Fortunately that was the worst of our Drake crossing and the rest was a bit of a beat with winds between 18 and 35 knots, with nice big wind shifts for us to tack on. This morning — four days after leaving the whales down on the peninsula — we crossed over onto the continental shelf just south of Cape Horn. As we approached land the swell was still running pretty big but the wind was dropping by the minute. Unfortunately, on one of the very last big rolls, one of the guests fell across the pilot house and crushed his ribs. We are afraid that they may well be broken so we will be taking him to the hospital in Puerto Williams when we arrive there tomorrow.
As we approached Cape Horn, the wind and the swell continued to ease. I was told that my watch was feeling horny — being the only girl on board, this worried me somewhat, until clarified : Cape Horny! Everyone was awake to witness the passing of this great cape, one of the most significant landmarks on any sailor’s atlas, and it gave Miles an opportunity to ask how many people would like to try and land on Cape Horn Island and visit the lighthouse keeper there. Unsurprisingly, there was unanimous agreement that this was a fantastic plan and the Zodiac was reinstated on the foredeck in minutes by our incredibly efficient Russian team. I spoke in my best Spanish (well, ok, Spanglish) to the lighthouse keeper and we were given permission to land. Miles and seven of the eight guests piled into the Zodiac, made a safe landing on the beach and spent a very happy hour or two admiring the great Cape, the lighthouse, the world famous Albatross sculpture, the chapel, drinking champagne, getting their passports stamped and signing the visitors’ book — a pretty special opportunity for anyone, but especially welcome after such disappointing weather and limited opportunities down in Antarctica.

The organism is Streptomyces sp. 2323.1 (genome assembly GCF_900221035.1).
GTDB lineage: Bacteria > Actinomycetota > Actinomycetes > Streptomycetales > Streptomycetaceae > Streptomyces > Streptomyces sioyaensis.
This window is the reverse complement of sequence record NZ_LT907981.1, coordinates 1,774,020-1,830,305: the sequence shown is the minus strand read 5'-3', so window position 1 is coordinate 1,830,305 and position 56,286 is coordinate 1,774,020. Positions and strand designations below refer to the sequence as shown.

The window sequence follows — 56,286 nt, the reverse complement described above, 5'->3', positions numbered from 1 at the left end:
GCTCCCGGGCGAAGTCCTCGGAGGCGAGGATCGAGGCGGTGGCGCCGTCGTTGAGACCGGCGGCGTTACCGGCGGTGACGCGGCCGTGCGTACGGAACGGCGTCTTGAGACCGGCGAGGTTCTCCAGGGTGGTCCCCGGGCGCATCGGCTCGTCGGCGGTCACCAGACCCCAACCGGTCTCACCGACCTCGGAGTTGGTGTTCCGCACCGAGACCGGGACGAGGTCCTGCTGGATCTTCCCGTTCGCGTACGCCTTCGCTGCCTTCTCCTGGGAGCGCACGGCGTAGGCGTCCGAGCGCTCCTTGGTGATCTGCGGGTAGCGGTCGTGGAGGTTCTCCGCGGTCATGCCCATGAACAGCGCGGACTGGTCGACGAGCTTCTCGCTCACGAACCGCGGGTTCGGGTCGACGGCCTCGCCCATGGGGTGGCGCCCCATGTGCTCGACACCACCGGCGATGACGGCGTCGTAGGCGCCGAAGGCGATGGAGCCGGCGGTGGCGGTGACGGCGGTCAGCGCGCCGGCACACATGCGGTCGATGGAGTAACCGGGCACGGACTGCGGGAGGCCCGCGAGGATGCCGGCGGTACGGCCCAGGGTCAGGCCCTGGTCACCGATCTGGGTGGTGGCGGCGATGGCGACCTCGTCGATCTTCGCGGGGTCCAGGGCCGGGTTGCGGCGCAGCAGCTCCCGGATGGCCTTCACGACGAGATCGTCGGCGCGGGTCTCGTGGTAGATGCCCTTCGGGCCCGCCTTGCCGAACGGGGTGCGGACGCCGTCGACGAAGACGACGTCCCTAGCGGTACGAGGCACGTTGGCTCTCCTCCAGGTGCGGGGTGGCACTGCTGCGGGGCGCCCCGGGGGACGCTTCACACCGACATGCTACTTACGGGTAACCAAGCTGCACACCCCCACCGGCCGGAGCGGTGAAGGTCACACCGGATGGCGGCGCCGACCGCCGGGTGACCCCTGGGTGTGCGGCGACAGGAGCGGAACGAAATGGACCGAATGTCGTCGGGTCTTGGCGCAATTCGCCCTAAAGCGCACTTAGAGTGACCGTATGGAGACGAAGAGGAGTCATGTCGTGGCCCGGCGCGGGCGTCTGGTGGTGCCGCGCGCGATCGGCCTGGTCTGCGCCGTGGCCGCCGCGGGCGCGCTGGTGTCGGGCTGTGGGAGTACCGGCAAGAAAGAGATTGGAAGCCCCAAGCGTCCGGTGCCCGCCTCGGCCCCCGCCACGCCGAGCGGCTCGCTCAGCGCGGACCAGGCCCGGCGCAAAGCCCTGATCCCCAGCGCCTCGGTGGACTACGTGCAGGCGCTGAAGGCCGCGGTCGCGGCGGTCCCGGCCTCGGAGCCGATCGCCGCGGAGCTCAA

Now, we are at anchor in Bahia Scourfield, on Isla Woolaston, just north of Cape Horn but in the same group of islands. It was a beautiful still afternoon and in such a stunning setting, that I suggested that we ought to take the plunge and have a swim. Unfortunately, Dave took me up on the challenge and after a certain amount of peer pressure and bullying, I reluctantly jumped in after him. The water is 11 degrees Celsius — so much, much warmer than in Antarctica, but still cool enough to get the heart beating and the breath coming in quick short bursts. It was a fantastic feeling, and a great excuse for a hot shower afterwards! We don’t have a watermaker on board, so we have to be pretty careful with water, but this was apparently a legitimate excuse.
Tomorrow we head up to Puerto Williams, and it will be a great relief to be safely tied up alongside the Micalvi with all our exciting and dramatic Antarctic experiences behind us for this year. A quick turn around before our next guests arrive and it probably won’t be more than a couple of weeks before we are attempting again to land on Cape Horn with our group of Australians. Before that, though, there is the challenge of reprovisioning the boat in Puerto Williams where there are very limited shopping opportunities. Fingers crossed that the email I sent to Punta Arenas has got through and that our order is all being sent to us from there by ferry in time for the next group’s arrival. I’ll keep you posted!
-Laura and Miles
Pelagic Australis rounds Cape Horn in gale force winds.
Stormy weather greets boat and crew’s South Georgia expedition.
A winter crossing from Cape Horn to the Cape of Good Hope, in a boat that’s built for just this kind of duty.